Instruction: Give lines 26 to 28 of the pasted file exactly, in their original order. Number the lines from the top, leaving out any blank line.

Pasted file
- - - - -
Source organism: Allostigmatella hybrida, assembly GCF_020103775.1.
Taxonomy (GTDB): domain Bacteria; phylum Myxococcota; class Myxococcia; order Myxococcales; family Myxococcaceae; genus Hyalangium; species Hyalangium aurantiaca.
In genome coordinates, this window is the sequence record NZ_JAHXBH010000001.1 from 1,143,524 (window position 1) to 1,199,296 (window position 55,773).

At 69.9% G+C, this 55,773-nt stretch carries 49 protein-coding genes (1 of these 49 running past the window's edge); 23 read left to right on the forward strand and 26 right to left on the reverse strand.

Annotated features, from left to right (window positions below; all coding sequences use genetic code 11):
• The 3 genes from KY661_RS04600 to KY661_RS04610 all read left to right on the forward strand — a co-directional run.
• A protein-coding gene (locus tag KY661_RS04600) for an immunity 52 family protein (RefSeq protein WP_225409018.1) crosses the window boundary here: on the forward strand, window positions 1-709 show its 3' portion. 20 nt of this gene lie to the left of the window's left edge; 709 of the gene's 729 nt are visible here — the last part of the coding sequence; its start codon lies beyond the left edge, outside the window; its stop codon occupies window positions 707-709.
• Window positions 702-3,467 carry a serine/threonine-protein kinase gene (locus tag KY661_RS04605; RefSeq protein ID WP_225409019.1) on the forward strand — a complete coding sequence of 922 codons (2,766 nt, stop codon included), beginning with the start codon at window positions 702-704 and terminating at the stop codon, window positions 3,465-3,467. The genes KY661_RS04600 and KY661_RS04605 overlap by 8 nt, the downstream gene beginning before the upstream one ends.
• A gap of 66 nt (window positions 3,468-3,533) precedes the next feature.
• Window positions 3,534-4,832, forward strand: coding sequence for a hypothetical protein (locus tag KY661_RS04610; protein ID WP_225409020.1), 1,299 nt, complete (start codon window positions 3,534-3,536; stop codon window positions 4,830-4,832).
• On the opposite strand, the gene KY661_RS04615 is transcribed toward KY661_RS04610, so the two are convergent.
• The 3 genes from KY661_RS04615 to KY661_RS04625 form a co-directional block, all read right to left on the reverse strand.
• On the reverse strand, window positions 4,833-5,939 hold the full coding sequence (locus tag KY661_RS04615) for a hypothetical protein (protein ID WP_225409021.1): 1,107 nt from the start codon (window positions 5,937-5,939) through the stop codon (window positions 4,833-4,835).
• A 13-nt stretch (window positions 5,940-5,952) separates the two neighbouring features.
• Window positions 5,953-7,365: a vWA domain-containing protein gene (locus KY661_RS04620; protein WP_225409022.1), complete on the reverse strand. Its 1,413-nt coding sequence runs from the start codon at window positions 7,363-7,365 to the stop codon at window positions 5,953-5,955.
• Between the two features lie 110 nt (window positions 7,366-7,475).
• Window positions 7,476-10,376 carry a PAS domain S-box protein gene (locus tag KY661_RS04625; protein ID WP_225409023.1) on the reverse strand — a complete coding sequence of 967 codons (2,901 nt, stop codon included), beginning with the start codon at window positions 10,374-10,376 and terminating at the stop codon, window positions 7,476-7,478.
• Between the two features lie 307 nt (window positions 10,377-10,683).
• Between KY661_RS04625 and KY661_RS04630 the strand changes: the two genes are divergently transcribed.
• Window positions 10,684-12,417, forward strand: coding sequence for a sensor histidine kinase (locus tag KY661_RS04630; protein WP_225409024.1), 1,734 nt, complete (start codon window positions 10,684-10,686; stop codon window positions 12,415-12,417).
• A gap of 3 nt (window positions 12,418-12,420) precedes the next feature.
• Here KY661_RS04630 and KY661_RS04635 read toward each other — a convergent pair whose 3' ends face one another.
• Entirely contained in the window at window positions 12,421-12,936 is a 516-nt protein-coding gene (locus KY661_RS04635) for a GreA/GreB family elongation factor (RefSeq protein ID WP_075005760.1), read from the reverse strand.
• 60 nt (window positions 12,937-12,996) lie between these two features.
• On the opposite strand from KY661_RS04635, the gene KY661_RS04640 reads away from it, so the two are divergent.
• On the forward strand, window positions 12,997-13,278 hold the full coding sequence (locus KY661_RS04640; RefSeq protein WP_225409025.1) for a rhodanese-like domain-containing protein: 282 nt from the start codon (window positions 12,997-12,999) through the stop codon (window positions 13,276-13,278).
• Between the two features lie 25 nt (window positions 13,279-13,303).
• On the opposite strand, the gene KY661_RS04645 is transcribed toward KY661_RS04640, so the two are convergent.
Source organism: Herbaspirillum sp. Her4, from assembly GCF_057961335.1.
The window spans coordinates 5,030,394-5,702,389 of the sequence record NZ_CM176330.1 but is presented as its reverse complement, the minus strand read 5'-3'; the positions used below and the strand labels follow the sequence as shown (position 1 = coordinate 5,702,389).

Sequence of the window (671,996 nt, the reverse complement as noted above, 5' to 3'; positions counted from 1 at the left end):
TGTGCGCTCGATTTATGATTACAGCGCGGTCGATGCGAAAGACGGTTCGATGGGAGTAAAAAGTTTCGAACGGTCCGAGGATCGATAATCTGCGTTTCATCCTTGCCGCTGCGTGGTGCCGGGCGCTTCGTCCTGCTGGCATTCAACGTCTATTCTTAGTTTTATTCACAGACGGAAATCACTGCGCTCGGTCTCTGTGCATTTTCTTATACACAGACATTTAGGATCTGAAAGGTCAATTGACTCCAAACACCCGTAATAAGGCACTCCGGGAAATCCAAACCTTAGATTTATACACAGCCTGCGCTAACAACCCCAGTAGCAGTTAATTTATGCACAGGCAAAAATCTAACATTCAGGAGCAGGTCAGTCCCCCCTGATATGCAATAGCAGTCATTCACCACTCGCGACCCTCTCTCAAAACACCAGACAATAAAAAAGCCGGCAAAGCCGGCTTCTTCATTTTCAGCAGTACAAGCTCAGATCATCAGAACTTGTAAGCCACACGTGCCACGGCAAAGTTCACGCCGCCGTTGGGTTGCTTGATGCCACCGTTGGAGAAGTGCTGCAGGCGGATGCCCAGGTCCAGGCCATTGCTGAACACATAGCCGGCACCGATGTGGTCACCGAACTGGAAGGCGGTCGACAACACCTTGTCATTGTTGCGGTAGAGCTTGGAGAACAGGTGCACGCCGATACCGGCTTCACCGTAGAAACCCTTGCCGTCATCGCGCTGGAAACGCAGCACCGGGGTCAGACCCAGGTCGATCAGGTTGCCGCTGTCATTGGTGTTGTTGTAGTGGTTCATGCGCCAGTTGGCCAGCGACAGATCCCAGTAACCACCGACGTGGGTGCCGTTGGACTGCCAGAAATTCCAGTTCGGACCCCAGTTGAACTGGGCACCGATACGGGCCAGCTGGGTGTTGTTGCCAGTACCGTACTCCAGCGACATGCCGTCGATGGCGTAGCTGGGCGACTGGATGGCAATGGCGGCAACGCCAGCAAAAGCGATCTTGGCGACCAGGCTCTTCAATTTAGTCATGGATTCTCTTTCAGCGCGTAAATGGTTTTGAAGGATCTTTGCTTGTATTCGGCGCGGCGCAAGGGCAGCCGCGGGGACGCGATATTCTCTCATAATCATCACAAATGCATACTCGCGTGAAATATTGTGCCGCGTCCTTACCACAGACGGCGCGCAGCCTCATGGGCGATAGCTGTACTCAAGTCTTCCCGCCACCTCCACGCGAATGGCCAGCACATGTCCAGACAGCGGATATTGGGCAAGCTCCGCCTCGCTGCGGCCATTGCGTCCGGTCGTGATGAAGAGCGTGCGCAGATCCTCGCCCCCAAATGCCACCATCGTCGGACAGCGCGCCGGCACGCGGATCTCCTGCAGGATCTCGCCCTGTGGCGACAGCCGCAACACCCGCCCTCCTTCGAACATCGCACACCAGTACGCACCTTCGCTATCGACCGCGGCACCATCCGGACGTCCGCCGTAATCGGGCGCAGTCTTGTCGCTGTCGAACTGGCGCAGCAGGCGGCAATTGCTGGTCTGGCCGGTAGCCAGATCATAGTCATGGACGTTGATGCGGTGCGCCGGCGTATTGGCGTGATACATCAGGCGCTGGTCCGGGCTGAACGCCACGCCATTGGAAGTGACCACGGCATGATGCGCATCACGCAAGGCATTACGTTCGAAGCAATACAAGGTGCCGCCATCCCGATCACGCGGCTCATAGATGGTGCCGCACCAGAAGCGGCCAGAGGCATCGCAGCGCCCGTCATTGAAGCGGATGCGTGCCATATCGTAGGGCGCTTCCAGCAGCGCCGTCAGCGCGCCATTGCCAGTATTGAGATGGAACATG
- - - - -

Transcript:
• On the forward strand, window positions 12,997-13,278 hold the full coding sequence (locus KY661_RS04640; RefSeq protein WP_225409025.1) for a rhodanese-like domain-containing protein: 282 nt from the start codon (window positions 12,997-12,999) through the stop codon (window positions 13,276-13,278).
• Between the two features lie 25 nt (window positions 13,279-13,303).
• On the opposite strand, the gene KY661_RS04645 is transcribed toward KY661_RS04640, so the two are convergent.